3. Type: “Microsoft.Storage/storageAccounts@2019-06-01” – this is comprised of the resource provider, the resource type and the API version.
  4. Properties: this is everything between “{…}” and describes the specific properties you want the resource to have. These are exactly the same as available in ARM templates.

For comparison, the equivalent ARM template would look like this:

{
  "$schema": "https://schema.management.azure.com/schemas/2019-04-01/deploymentTemplate.json#",
  "contentVersion": "1.0.0.0",
  "parameters": {},
  "functions": [],
  "variables": {},
  "resources": [
    {
      "type": "Microsoft.Storage/storageAccounts",
      "apiVersion": "2019-06-01",
      "name": "stgacct1234",
      "location": "eastus",
      "kind": "Storage",
      "sku": {
        "name": "Standard_LRS"
      }
    }
  ],
  "outputs": {}
}

And, indeed, if we saved the file as “storage.bicep” and compiled it with the command “bicep build storage.bicep” this is exactly what we would get as a result.

Parameters, Variables and Outputs

As in ARM templates we can also use parameters, variables and outputs:

param location string = 'uk south'
param name string = 'stgacct1234'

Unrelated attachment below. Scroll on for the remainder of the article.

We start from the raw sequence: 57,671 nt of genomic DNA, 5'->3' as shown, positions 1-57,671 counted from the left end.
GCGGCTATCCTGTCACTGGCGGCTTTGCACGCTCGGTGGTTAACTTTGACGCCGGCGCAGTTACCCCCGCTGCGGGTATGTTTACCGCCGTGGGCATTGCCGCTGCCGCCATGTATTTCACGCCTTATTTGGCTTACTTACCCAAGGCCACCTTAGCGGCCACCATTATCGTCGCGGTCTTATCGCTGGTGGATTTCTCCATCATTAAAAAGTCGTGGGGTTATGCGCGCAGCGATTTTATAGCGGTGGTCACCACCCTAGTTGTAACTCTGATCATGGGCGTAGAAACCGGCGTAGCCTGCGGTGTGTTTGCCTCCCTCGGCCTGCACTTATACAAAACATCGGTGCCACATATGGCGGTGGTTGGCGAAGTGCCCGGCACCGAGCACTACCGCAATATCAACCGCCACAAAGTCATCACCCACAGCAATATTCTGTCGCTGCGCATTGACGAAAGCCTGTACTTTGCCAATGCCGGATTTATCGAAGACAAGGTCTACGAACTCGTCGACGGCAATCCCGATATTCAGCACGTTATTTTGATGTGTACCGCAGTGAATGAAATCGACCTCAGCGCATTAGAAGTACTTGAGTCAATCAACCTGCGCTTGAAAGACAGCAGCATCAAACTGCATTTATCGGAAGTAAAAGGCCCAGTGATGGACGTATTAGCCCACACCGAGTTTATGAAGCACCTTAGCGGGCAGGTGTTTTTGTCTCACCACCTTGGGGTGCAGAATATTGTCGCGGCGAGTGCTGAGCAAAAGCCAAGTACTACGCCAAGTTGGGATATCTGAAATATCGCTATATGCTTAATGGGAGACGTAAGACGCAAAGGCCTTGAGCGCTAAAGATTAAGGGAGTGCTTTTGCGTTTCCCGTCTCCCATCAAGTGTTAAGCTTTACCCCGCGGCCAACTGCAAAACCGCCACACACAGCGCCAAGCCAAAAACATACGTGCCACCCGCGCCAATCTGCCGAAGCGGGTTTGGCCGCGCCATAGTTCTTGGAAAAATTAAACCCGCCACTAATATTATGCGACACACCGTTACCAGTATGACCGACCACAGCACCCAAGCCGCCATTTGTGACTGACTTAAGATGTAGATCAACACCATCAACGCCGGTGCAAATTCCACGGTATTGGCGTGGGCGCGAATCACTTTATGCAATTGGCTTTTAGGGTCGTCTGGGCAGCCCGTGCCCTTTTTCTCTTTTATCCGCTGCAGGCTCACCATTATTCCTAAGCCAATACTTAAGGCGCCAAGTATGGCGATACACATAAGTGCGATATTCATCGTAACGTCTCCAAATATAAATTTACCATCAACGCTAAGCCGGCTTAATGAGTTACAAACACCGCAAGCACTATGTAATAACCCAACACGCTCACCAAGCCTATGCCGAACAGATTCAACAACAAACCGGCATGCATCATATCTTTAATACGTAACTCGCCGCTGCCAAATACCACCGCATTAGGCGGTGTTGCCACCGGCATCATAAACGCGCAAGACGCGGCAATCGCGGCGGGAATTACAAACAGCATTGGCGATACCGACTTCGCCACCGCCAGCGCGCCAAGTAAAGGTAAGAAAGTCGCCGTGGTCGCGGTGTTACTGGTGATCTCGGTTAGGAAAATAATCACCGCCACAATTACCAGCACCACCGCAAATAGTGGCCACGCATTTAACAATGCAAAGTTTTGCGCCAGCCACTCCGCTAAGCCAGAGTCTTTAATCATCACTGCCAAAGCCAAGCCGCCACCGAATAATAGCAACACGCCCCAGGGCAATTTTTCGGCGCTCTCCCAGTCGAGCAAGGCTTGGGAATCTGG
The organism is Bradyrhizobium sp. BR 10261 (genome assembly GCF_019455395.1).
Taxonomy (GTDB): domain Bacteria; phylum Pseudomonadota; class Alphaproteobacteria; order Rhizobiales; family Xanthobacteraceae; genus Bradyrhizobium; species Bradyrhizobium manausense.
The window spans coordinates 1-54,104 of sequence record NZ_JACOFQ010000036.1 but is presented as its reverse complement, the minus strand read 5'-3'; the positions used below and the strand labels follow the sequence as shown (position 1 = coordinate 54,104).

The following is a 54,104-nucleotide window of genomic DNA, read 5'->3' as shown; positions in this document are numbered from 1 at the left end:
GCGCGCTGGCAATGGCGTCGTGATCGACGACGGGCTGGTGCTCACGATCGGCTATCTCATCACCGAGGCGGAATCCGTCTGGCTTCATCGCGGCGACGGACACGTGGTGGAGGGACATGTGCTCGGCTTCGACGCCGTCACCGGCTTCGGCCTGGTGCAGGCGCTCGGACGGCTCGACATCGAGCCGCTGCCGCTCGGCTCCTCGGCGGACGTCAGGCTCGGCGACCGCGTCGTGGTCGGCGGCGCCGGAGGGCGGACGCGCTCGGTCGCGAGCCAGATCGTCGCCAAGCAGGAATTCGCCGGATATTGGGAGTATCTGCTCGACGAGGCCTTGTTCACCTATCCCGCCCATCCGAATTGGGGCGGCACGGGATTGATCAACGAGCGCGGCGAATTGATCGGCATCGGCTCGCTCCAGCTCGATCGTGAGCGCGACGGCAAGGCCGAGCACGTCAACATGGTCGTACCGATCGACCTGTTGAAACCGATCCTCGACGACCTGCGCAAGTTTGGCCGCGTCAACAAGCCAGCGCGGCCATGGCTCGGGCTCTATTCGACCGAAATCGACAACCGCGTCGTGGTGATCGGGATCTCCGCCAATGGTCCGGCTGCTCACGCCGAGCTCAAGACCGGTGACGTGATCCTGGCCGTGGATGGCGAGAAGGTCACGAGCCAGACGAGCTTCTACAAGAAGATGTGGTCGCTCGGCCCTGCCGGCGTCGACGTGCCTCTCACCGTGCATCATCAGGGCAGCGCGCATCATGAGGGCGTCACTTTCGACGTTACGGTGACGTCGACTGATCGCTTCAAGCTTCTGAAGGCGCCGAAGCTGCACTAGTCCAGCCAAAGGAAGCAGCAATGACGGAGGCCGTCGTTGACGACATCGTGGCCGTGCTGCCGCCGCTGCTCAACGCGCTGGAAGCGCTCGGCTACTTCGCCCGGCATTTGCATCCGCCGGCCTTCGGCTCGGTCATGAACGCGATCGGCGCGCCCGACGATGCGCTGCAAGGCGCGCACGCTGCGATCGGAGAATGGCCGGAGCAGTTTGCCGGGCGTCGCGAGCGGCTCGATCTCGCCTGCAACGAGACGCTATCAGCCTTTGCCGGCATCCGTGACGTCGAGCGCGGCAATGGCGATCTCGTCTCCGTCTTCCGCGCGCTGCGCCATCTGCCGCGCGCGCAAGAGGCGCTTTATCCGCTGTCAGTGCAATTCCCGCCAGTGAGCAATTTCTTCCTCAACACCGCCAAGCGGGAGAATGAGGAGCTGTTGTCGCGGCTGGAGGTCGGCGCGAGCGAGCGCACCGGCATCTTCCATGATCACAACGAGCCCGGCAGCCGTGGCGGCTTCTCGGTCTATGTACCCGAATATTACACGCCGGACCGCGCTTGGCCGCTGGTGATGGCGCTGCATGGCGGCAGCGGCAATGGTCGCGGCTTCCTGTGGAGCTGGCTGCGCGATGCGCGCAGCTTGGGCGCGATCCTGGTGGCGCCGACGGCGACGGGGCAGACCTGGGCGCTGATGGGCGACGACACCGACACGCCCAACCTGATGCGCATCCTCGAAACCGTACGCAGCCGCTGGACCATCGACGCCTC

var storageSku = 'Standard_LRS' 
resource stgacct 'Microsoft.Storage/storageAccounts@2019-06-01' = {
    name: name
    location: location
    kind: 'Storage'
    sku: {
        name: storageSku // reference variable
    }
}
output storageId string = stg.id

The parameter and variable values declared here are just default values and can be replaced with the desired values as required. Well worth noting is how simply the output is declared using the Symbolic Name for the resource, “stg”. The equivalent ARM is:

"storageId": {
  "type": "string",
  "value": "[resourceId('Microsoft.Storage/storageAccounts', parameters('name'))]"
}

As you can see, Bicep is so much quicker and easier to both write and read. The Symbolic Name can also be used to retrieve run-time properties that only exist once the resource itself has been created, for example, a Storage Account’s primary endpoints.